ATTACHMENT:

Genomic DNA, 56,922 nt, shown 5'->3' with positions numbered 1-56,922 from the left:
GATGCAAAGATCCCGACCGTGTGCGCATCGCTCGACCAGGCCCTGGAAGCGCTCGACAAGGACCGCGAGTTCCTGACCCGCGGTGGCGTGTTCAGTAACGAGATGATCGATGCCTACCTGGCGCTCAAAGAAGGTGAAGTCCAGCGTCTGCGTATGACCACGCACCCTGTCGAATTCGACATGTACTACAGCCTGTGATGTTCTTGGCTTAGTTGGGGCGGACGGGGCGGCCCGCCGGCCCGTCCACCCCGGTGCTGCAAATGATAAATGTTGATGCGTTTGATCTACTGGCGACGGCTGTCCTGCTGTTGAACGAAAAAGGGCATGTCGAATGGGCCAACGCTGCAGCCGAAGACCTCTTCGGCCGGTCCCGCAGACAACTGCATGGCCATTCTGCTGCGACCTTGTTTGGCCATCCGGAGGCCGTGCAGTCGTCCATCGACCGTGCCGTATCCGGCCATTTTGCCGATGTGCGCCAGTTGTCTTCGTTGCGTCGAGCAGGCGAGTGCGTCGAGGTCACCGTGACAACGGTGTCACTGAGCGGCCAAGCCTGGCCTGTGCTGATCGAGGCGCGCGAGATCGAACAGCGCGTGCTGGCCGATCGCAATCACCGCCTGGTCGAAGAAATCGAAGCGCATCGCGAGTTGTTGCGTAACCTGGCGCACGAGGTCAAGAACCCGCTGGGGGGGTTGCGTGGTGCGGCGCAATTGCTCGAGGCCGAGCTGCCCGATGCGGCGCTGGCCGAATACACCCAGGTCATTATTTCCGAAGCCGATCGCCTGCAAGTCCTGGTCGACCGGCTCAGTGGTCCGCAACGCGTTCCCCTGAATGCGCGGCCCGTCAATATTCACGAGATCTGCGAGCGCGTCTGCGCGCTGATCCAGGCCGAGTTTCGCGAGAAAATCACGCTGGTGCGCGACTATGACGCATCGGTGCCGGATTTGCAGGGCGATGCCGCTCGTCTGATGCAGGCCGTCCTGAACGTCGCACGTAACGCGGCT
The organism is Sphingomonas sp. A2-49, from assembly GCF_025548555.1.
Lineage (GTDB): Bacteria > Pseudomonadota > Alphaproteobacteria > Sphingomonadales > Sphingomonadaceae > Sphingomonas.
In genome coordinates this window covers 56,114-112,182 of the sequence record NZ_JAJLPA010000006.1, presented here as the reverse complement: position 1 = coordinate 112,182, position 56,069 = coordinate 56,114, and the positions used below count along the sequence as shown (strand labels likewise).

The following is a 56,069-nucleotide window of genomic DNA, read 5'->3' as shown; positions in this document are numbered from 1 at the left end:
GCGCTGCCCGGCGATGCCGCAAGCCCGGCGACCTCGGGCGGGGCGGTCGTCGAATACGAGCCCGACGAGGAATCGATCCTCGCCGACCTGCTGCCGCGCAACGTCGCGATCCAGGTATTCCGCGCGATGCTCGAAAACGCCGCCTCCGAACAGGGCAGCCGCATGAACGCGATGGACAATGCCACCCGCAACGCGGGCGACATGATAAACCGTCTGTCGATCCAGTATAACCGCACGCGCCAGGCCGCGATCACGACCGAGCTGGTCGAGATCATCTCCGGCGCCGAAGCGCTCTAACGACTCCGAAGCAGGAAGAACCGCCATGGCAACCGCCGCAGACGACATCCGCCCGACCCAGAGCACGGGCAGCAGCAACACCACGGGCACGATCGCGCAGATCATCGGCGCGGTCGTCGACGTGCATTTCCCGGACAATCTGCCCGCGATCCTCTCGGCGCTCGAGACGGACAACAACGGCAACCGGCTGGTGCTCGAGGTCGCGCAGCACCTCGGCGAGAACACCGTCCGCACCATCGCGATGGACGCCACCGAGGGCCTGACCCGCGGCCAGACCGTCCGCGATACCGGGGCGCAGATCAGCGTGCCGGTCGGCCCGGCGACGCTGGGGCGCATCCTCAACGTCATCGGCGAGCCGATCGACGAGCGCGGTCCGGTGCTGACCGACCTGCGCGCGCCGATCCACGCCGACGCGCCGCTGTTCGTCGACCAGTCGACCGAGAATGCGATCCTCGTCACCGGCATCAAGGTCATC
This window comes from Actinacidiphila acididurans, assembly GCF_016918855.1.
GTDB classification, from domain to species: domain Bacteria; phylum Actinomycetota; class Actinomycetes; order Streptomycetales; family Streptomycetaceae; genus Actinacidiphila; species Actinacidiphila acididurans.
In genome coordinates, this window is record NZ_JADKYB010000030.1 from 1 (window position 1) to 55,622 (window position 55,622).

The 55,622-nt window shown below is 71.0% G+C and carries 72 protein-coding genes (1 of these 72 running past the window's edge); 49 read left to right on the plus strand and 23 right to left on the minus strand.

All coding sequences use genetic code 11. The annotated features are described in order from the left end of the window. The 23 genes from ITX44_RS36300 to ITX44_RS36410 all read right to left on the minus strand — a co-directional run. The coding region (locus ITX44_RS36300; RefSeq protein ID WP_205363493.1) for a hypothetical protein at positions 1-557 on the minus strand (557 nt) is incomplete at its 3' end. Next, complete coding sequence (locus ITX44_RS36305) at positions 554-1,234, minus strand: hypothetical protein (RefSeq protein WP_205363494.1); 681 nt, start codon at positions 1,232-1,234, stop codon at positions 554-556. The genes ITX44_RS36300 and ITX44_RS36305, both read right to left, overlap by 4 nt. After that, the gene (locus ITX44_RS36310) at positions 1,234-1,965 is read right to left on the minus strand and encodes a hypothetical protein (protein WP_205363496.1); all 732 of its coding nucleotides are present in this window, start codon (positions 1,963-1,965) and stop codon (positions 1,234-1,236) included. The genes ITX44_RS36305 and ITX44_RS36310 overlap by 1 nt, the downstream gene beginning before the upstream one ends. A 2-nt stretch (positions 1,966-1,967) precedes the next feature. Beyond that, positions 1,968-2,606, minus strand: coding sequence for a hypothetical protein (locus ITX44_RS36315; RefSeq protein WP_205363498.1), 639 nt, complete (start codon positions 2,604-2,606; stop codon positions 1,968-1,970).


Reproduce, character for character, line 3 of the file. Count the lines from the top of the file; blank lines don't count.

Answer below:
The organism is Sphingomonas sp. A2-49, from assembly GCF_025548555.1.